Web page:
- Special Sections
- Public Notices
If you happened to be inside a Bedford County building last Thursday around 9:15 a.m. you probably saw employees crawling under their desks.
In fact, the goal, had you been there, was to have you take cover as well.
The county employees were participating in The Great SouthEast Shake Out, an Earthquake Preparedness Drill.
It’s something folks in this area might not have thought about preparing for prior to the August 2011 earthquake, centered in Virginia, that sent shock waves up and down the East Coast. The drill is part of a larger program that will include schools on Oct. 18.
Bedford County Department of Fire & Rescue facilitated the county’s participation in the VDEM Region 6 Drill involving Rockbridge, Bedford, Bath, Alleghany and Botetourt counties.
For the drill, the state EOC provided simulated communications to the region indicating that an earthquake has greatly impacted the region’s communication system causing difficultly in each jurisdiction’s 911 center. This simulation was to test the centers’ ability to effectively communicate when towers and primary landlines are down.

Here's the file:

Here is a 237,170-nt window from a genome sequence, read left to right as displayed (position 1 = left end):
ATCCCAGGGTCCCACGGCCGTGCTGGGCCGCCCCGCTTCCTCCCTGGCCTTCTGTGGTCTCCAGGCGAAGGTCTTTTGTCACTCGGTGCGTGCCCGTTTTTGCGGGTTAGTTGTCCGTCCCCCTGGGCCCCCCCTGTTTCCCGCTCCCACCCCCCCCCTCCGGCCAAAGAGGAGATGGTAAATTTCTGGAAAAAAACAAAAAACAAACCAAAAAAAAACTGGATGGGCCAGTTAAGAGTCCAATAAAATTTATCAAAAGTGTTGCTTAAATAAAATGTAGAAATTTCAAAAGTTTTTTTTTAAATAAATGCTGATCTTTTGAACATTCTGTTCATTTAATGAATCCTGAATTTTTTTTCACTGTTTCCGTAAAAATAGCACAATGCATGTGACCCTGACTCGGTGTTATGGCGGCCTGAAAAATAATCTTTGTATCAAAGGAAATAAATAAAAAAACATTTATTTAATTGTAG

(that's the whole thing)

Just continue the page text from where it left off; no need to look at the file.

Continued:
The drill didn’t affect “real world operations” that may have occurred but it did alter, albeit briefly, county employees schedules as they participated in the drill by dropping to the floor, taking cover and holding on while the earthquake audio was played over the public address system.
County Fire Chief Jack Jones said the drill can also serve as a reminder to area residents to check with their insurance agents about their coverage from damage caused by an earthquake.
Jones said on Oct. 18, a number of county fire and rescue employees will be at area schools to help with that drill. He said while preparations are often stressed around here for wind and ice storms and wildfires, earthquake preparedness isn’t something people thought about much prior to last year’s event.
“There are more faults than people realize,” Jones said of the possibility of having earthquakes in this area.
The basic rule of thumb of what to do during an earthquake: “Get under your desk,” Jones said.
He added, however, that it’s a good opportunity to also take a look up and see what items might be on bookshelves or other pieces of furniture that could fall and cause harm.
Jones also encouraged area businesses to participate in a drill on Oct. 18, at 10:18 a.m.